IMG_7105As we prepare for History Fair, understanding our strengths and weaknesses is a vital component of our planning. What strengths do students bring to a group? What’s a student going to struggle with? Bringing these out now will lead to far more effective collaboration. There’s no recipe; we don’t need a certain number of personality types in a group. Instead, we want students to be conscientious of their strengths and weaknesses as they form those groups. Students working alone benefit with better self-awareness. A student who procrastinates knows they should seek help creating a timeline. Those more comfortable takings risks should think beyond the exhibit. everyone benefits from some reflection about how we work. I demonstrated this with my own results! Below is the document students used in class to guide reflection.


Spotlight on Writing

7th graders have clearly observed our teaching team’s goal this year: writing. Writing is frustrating. While we want students to be natural, life-long writers, doing so requires skills which are both ambiguous and nebulous. Most adults have nightmares when thinking of a teacher in high school who destroyed their writing. Evaluating good writing is often subjective, and that makes it unclear and frustrating to students.

The PARCC test seeks to make that more concrete. Below is the rubric which PARCC, and many of our 7th grade teachers, use to evaluate writing:

Screenshot 2017-12-06 at 11.52.47 AM

Social Studies, ELA, and Science rubrics might be different, but all reflect the major demands of this rubric; writing coherently, stating a claim, supporting that claim with evidence, and using analysis to justify that claim and explain your argument.

We’ll be using this rubric more often in class. Today, students wrote for an extended period of time to evaluate their History Fair topics. On Friday, we’ll do a self-evaluation using this rubric.

While I’m not a fan of PARCC – few people are – the reality is that PARCC reflects our curriculum and is the measure that the State of Illinois uses to judge a school district’s effectiveness. This is absurd, but our reality. We’ll work to improve students’ understanding of why they’re taking this assessment, and prepare them for what the PARCC expects. That doesn’t mean we’ll sell out and do PARCC prep only. That’s also absurd. This is still a grade level with tons of student choice (History Fair, 20% Project) and a desire to grow people, not good test takers. We’ll find a happy medium so this area of concern is improved. The first step is understanding how we’re being scored, hence today’s lesson.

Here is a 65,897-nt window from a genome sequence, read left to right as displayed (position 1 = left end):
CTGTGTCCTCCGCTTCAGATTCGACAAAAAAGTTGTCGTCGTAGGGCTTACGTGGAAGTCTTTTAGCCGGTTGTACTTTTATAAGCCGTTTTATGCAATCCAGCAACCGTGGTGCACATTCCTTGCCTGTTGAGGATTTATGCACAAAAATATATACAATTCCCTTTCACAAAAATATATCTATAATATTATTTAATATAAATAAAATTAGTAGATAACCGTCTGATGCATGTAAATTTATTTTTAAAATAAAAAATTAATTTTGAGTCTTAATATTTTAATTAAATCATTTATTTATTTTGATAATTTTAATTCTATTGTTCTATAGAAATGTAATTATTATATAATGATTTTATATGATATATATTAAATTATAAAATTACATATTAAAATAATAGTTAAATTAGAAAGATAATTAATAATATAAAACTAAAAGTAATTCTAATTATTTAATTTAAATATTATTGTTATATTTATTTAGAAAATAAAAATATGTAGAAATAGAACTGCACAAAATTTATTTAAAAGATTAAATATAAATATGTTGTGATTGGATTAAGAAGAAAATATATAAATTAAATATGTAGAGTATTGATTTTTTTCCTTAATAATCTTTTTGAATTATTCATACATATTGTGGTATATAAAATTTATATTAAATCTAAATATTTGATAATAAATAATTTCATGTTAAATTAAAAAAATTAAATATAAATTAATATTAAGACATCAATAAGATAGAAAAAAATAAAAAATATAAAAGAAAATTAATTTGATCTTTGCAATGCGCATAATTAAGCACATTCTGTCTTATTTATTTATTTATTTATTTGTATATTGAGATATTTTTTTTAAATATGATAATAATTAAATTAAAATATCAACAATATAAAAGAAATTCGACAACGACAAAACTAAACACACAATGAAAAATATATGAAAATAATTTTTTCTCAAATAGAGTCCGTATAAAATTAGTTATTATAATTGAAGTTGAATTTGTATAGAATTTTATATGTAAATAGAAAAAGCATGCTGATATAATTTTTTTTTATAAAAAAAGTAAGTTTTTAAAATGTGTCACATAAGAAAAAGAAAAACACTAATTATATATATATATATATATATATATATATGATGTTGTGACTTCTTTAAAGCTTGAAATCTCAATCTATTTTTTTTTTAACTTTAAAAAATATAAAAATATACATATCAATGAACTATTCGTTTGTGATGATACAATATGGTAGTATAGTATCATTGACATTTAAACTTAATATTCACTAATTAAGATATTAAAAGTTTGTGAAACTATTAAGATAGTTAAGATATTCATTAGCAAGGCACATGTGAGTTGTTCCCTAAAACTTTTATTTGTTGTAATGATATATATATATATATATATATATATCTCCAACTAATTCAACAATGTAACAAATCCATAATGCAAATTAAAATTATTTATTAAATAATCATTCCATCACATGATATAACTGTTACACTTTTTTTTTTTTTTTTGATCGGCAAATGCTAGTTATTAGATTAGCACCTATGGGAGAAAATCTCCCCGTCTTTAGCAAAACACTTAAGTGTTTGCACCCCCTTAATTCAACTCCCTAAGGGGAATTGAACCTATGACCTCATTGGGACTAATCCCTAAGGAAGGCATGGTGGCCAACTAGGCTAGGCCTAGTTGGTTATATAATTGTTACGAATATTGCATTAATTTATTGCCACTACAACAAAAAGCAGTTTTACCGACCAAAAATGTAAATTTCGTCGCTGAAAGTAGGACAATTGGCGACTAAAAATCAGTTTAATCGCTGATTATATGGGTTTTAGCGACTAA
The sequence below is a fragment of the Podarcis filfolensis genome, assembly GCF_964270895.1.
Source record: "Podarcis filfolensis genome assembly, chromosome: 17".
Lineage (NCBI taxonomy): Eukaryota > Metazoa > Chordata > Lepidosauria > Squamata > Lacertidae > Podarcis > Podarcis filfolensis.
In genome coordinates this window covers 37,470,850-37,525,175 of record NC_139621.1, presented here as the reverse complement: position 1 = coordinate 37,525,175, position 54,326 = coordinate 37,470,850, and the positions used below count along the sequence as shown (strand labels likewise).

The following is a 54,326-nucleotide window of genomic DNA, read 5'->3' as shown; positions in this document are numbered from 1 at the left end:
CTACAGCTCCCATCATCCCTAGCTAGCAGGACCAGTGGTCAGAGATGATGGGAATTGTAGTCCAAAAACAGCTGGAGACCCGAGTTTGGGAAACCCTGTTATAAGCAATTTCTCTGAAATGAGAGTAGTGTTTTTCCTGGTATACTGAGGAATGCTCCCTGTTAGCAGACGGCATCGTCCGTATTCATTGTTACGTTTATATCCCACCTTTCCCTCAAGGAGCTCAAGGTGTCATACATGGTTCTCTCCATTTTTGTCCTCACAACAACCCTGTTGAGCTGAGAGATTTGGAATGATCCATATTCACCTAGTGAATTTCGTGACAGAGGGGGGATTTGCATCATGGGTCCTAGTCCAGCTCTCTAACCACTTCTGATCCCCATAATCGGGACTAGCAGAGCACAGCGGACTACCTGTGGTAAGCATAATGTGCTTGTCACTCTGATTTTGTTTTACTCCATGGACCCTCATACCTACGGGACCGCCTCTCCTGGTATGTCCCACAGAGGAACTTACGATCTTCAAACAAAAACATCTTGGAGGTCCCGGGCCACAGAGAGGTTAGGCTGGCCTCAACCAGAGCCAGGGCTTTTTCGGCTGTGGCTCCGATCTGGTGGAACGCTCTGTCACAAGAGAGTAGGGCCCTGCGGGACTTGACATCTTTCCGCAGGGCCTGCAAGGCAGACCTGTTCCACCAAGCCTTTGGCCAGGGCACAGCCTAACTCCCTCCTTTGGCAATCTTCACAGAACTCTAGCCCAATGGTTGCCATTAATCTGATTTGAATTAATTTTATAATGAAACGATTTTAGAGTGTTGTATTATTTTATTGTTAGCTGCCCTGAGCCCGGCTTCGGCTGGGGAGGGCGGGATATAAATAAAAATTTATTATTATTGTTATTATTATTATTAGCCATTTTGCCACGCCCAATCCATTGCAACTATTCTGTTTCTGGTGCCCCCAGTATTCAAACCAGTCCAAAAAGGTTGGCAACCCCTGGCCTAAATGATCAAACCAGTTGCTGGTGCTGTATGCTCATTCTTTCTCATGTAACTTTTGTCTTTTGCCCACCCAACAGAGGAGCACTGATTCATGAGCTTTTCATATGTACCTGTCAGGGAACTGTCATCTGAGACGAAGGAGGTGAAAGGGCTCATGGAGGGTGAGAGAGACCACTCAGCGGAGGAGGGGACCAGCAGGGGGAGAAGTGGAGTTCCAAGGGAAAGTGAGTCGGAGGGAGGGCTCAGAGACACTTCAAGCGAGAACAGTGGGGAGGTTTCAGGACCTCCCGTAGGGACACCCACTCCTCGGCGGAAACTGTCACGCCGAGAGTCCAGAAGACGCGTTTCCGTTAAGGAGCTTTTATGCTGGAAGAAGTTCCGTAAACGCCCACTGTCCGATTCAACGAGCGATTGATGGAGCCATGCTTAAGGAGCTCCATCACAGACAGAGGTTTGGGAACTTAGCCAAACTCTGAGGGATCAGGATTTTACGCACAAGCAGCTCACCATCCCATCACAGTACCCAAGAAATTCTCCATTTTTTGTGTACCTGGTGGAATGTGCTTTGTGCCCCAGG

Spartan Historians earn Illinois School of the Year

I talk a LOT about how awesome my kids are. About how hard they work for a school project and about how many hoops they jump through in the name of excellence and doing it right. Their collective hard work was recognized on a state level when Illinois History Day recognized us as the NHD School of the Year. Not all students can earn the honors they deserve, but this award is meaningful as it captures the excellence of ALL of our students, including students who have helped develop this program and build the excitement which now surrounds it.

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In addition to this school honor, 8 students (EIGHT!) earned a Superior rating at State. This is the highest number Lakeview has had. They are:

  • Brenna Humprhis & Ryan Rosignal (Exhibit)
  • Bella Chlada, Anna Bastuga, & Katie Bastuga (Exhibit)
  • Cassie Repole (Performance)
  • Hajira Choudry, Emily Reyes & Adriana Loconti (Website)
  • Michael Joseph (Website)
  • Ysabel Pakowski & Nathan Nowak (Website)
  • Allison Ford (Research Paper)

Lakeview was also invited to visit our State Senator from the 41st District, Senate Minority Leader Christine Radogno. She and her Legislative Assistant Mary Lou Frank secured a tour of the Capitol as well. An already special day was enhanced by the generosity of our Senator.

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Last but CERTAINLY not least are Lakeview’s very own 2017 NATIONAL HISTORY DAY QUALIFIERS: Brenna Humprhis & Ryan Rosignal! Ryan and Brenna will take their show on the road to College Park, Maryland June 11-15 to take part in an INTERNATIONAL celebration of student historians. Only 2 group exhibits from the state get to advance, so this is an unbelievable honor and accomplishment. I couldn’t be prouder of these kids!


Bringing 20% Projects to Lakeview 7th Graders

7th graders have begun a new project in ELA, Science, and Social Studies. This interdisciplinary project serves as a capstone for 7th grade, combining the skills students have practiced and learned and putting them to use collaboratively. The 20% Project is modeled after Google’s philosophy of giving employees 20% of their time to pursue projects they are passionate about. This freedom has lead to the development of ideas such as the autonomous car. While we don’t expect students to be inventing anything, it’s empowering for students to have the opportunity to use the design process along with their research skills, resourcefulness, and empathy to pursue a passion of theirs. Schools around the country have begun to adopt this project as a way to develop the 21st-century skills our students need.